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No More Version Numbers For HTML 336

Posted by timothy
from the now-they'll-have-threat-level-colors dept.
An anonymous reader writes "HTML5 will be the last version of HTML that carries a version number. Ian Hickson, a Google engineer and editor of the HTML5 standard, announced that the language will be transitioned to a 'living standard' without version numbers. A bit like Chrome, if you will."
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No More Version Numbers For HTML

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  • So instead... (Score:5, Interesting)

    by DoofusOfDeath (636671) on Thursday January 20, 2011 @04:20PM (#34943838)

    So instead of versions, we'll have a big vector of flags, where each flag indicates whether or not a particular HTML feature is required, supported, etc.? And a given web page will work with a given browser only if their two flag vectors are compatible?

    This is stupid. Standards exist for a reason.

  • Re:Translation (Score:1, Interesting)

    by Anonymous Coward on Thursday January 20, 2011 @04:26PM (#34943906)

    It is a benefit in the sense that it will terrorize people in using only the latest stuff coming from big companies because all the others will be playing catch up.

    Oh you mean benefit for us? I dunno.

  • Huh? (Score:4, Interesting)

    by gstoddart (321705) on Thursday January 20, 2011 @04:28PM (#34943940) Homepage

    Since when did Google become the keepers of the HTML spec?

    I think a randomly changing feature-set sounds like a bad idea. HTML is supposed to be a standard, not something which just changes without any real control behind that.

    This is like agile programming run amok -- let's expect the customer to have to upgrade to the latest nightly build. That'll work!

  • Re:terrible idea (Score:5, Interesting)

    by hedwards (940851) on Thursday January 20, 2011 @04:33PM (#34944010)
    That was my thought, it's tough enough to get browsers in compliance with a specific revision of HTML, now they're wanting to do away with numbering them?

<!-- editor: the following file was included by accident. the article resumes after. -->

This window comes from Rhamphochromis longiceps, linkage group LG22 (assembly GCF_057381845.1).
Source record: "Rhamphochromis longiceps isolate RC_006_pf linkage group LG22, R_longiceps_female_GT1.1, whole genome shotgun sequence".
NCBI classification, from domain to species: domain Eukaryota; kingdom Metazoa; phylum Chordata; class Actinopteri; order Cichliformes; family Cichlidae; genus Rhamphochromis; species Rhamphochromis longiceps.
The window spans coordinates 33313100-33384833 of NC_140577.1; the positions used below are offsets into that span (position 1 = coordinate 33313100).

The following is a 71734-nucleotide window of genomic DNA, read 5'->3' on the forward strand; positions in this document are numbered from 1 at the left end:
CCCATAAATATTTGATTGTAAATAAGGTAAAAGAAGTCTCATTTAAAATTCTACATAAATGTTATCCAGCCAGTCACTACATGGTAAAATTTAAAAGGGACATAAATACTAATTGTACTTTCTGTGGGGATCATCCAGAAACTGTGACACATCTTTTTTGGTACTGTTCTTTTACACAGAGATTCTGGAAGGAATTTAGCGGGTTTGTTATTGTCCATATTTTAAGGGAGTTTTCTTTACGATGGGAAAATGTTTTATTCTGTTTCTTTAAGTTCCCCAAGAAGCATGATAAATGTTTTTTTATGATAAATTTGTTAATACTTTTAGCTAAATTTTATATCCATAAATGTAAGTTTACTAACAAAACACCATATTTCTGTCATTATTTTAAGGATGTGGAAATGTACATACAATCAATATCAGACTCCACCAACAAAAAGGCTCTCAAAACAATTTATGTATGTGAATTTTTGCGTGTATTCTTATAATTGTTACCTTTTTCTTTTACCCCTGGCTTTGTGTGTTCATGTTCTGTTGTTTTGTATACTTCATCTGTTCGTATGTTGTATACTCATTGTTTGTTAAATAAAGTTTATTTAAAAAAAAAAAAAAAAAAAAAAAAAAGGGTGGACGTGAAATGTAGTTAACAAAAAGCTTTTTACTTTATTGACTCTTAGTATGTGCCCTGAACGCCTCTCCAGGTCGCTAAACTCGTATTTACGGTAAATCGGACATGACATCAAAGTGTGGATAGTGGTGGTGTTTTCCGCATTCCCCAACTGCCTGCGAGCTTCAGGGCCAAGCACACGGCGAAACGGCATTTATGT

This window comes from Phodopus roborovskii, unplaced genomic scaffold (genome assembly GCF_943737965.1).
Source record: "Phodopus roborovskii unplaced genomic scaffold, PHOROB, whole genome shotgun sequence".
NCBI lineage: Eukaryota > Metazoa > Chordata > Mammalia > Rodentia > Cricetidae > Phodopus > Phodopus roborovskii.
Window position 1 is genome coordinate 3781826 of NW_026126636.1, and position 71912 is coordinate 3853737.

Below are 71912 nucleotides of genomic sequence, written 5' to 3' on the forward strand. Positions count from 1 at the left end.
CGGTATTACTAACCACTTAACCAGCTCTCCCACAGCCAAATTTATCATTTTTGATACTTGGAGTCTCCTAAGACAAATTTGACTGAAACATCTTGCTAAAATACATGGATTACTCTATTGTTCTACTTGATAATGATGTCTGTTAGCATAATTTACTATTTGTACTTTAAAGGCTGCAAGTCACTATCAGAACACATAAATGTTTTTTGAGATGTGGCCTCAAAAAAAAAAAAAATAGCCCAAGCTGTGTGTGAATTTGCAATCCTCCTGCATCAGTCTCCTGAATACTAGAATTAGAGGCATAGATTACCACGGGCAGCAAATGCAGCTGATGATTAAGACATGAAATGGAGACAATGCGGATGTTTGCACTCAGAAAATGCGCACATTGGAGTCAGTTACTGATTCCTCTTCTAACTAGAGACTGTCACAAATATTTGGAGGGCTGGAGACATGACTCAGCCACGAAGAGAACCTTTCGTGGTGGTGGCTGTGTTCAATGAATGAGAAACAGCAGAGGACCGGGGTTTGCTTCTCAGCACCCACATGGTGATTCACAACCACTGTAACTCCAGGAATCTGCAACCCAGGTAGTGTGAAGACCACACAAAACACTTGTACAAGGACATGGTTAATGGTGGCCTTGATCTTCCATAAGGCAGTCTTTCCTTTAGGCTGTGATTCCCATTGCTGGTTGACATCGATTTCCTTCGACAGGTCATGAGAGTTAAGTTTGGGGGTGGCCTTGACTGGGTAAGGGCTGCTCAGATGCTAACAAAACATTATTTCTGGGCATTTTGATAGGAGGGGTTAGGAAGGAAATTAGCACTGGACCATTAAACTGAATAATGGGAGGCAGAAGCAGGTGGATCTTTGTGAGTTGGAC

I have to assume that this is an early April Fool's joke or the person suggesting it is full of it. But then again he works for Google and is probably just the sort of arrogant git that doesn't understand the implications of it for people that aren't constantly upgrading their browsers.
  • Re:terrible idea (Score:4, Interesting)

    by Anonymous Coward on Thursday January 20, 2011 @04:47PM (#34944196)

    Until you name the revision by dates, which is basically the same thing as giving version numbers...

    Or names! Firefox supports HTML Insomnia. IE is now on HTML Narcoleptic. Chrome upgrades to HTML Sonambulia. Opera is still on HTML Purgatory, but they will go to HTML Heaven next month. Oh, the possibilities!

  • by swsuehr (612400) on Thursday January 20, 2011 @04:50PM (#34944230) Homepage

    I broke the cardinal rule and read TFA. From TFA:

    "Hickson mentions that the group will be dropping the HTML5 name immediately, but it we have not received a confirmation that this will happen over at the W3C as well."

    So WHATWG will no longer be using numbers? WHATWG can call it "Hullapuhjelpus" as far as I'm concerned as long as W3C still continues using version numbers. Version numbers provide excellent reference points to featuresets and are useful to implementers, developers, and end users alike.
    From the WHATWG Blog:

    "However, shortly after that we realised that the demand for new features in HTML remained high, and so we would have to continue maintaining HTML and adding features to it before we could call "HTML5" complete, and as a result we moved to a new development model, where the technology is not versioned and instead we just have a living document that defines the technology as it evolves."

    Because there's demand for new features you no longer want to use a numbering scheme? Many standards are evolving. Why not just increment the minor version when new features are added? HTML version 5.1 added this cool thing, 5.2 this cool thing, etc.

    If we're dumping version numbers then why bother calling it Internet Explorer 6, 7, 8, and 9? Why not just call it "Internet Explorer"? We all know that each of those versions render pages the same, right? Hmm. I just realized that I invoked Internet Explorer in a discussion about standards. Mea Culpa.

    How does removing the version number help the people who need to implement and work with the standard?

  • Forever in beta. (Score:5, Interesting)

    by westlake (615356) on Thursday January 20, 2011 @05:18PM (#34944664)

    Ian Hickson, a Google engineer and editor of the HTML5 standard announced that the language will be transitioned to a 'living standard' without version numbers. A bit like like Chrome, if you will."

    The HTML standards committee takes eternity and a day to finalize anything.

    Which is how and why workable solutions - like Flash - that evolve outside the committee gain traction.

    20% of peak hour Internet traffic in the states was a content-protected Netflix stream before Netflix offered a streaming-only service. HVEC - aka H.265 - will be ready in about two years. High Efficiency Video Coding / HEVC / H.265 : Beyond H.264 [vcodex.com]

    Half the bit rate of H.264 for content of the same quality...

  • Re:Not a Standard. (Score:3, Interesting)

    by sdiz (224607) on Thursday January 20, 2011 @09:48PM (#34947684)

    You missed all those XHTML 1.1 Modules. That's how W3C wasted all its time.

    Original HTML5 draft came from WHATWG, not W3C.

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